Morrocan Lamb Stew

A few months back, I made a lamb stew, that in my opinion trumped my prior lamb shank undertakings.  I used the Craigie on Main recipe, that happened to coincide with every leftover in my pantry.  Today, I am recreating the same, but doing so en cocotte (which sounds significantly fancier then it is!).  This somewhat popular preparation style from Ukraine (brought over from France) in individual clay pots, is exactly what I've been craving this entire week of freezing weather. 

In the days before takeout...or rather in the location/time before takeout containers, as a kid, I recall being super excited about a mini treasure, all mine, beneath the lid.  My mom would make incredibly fragrant stews and juliennes in lidded containers, and I bet it'll please E as well.

To adopt the same recipe, use boneless lamb shank, or debone with a sharp knife.  Cut into cubes (1"x1"), and marinade as instructed in the original recipe.  The smaller size of the meat, allows for a quicker marinade (but for the truely committed, do marinade overnight).  Follow step 3, however reduce cooking time to 10  minutes. Follow the rest of the steps, however use the individual pots instead of the dutch oven.  Layer ingredients with meat at the bottom, spices (in small sachets, or in "reused" tea bags) atop the meat, dry fruit and then the vegetables.  Pour the chicken stock over the layers, 3/4 way to the top of the pot.  Replace the lids, set the pots into a cookie sheet to prevent spils, and set into the over at 325.  After 2 hours or so, the meat should be perfect.  Remove from the oven, let stand for 10 minutes and serve carefully (with kids, it may be a good idea to let the stew cool longer).


Green Borscht

This soup couldn't be easier.

2-3 rounds of osso buco
2 bunches, spring onion
1 extra large box, spinach (feel free to use frozen spinach if you don't have fresh on hand)
salt + pepper

To serve:
sour creme
hard boiled eggs

In a heavy stock pot, in olive oil, quickly brown osso buco, about 2 minutes on each side.  Add about 2 quarts of water, and bring to boil.  Remove foam from the top, and let simmer for about 30 minutes, continually clearing the top to make a clear stock.  Cover and cook for about 30 more minutes, until the osso buco is adequately softened. Add in chopped spring onions (3 mm in thickness or so), white and green parts.  Add in the spinach.  Cook for about 15-20 minutes to low-medium heat, covered.  Season with salt and pepper.  Serve with sour cream and half of a hard boiled egg, sliced into the soup.

Mushroom, Cherry Cous Cous with Tarragon

2 shallots, chopped
1 box, baby bella mushrooms
3/4 cup, dry cherries
2 cups, Israeli cous cous
4 cups, low sodium chicken stock
1 cup, frozen peas
4 sprigs, fresh tarragon, chopped finely
2 tbsp olive oil
salt + pepper

In a non-stick pan, roast shallots until golden.  Add chopped mushrooms to the pan.  Roast until reduced by a quarter in volume.  Add cherries.  Add in the cous cous and toast for about 3 minutes.  Add stock, stir and change heat to medium-low.  Cover with lid and simmer until all the liquid is absorbed. Add peas and carefully stir to incorporate them.  Remove from heat after about a minute.  Sprinkle with tarragon. Season with salt and pepper.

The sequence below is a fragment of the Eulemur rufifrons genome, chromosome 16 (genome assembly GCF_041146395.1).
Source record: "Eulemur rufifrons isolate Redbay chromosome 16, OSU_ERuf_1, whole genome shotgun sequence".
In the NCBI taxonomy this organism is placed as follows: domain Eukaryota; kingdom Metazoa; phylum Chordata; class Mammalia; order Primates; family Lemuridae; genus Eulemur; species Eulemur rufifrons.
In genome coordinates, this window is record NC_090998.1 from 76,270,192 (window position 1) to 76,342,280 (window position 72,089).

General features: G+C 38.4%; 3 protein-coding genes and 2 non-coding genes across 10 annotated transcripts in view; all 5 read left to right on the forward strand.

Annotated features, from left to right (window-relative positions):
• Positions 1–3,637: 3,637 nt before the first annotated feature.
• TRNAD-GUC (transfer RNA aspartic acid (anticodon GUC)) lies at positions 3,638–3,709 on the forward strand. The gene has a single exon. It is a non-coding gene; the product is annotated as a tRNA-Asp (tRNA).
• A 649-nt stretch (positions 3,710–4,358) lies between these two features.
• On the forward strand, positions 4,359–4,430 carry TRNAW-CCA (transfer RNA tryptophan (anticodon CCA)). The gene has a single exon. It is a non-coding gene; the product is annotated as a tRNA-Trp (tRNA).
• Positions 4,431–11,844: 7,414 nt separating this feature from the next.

Like the previous post, this can totally be customized to your liking. I've done a few different combos (and unfortunately often exclude tarragon since it's an acquired taste for a lot of friends):

- onions, mushrooms and corn, chicken stock
- shallots, figs, dry currents, apricots, cilantro, chicken stock
- shallots, calamari rings, peas, parsley, seafood stock
- shallots, butternut squash (small cubes), mushrooms, sage, chicken stock

Mushroom Barley Soup

I've gotten complaints from friends that "not all [my] recipes are on the blog".  I know I am behind, but I am going to do better.  Here's one that I just recently had to dictate over the phone.

1 large onion, diced small
1-2 shallots, diced small
3 carrots, shredded
1 box (about 250 grams) of portabella mushrooms, sliced (bite sized pieces)
1 package of dry mushrooms (porcini, or shitake; about 150 grams)
1 quart of low sodium chicken stock
2 cups of hulled barley (hull-less)
2 tbsp olive oil
2 tsp smoked paprika
salt + pepper

To serve:
sour cream
french bread

Rehydrate the dry mushrooms in 5 cups of boiling water.  Let stand 20 minutes.  Remove the mushrooms from the water.  Chop into small pieces.  Strain and reserve the water remaining.  

In a heavy bottomed pot, heat olive oil. Add in the shallots and onions.  Cook on medium heat, until just starting to turn golden.  Add in the carrots.  Stir and cook for about 2 minutes.  Add in the  fresh mushrooms and cook for 3-4 minutes. 

Add stock, barley and dry mushrooms and mushroom water.  Turn heat to medium-low, cover with lid.  Cook for about 40-50 minutes.  Checking a few times to assure you have plenty of liquid  (barley tends to soak up a lot). You will likely need to add more stock or water!

When the barley is to your liking, texture wise, remove from heat.  Add paprika and season to taste.

This soup is ready to eat immediately, but is significantly better the next day.  Like most soups, this can be modified with other ingredients to your liking. Perfect apr├Ęs-ski meal.

Serve with a dollop of sour cream, chopped dill and french bread.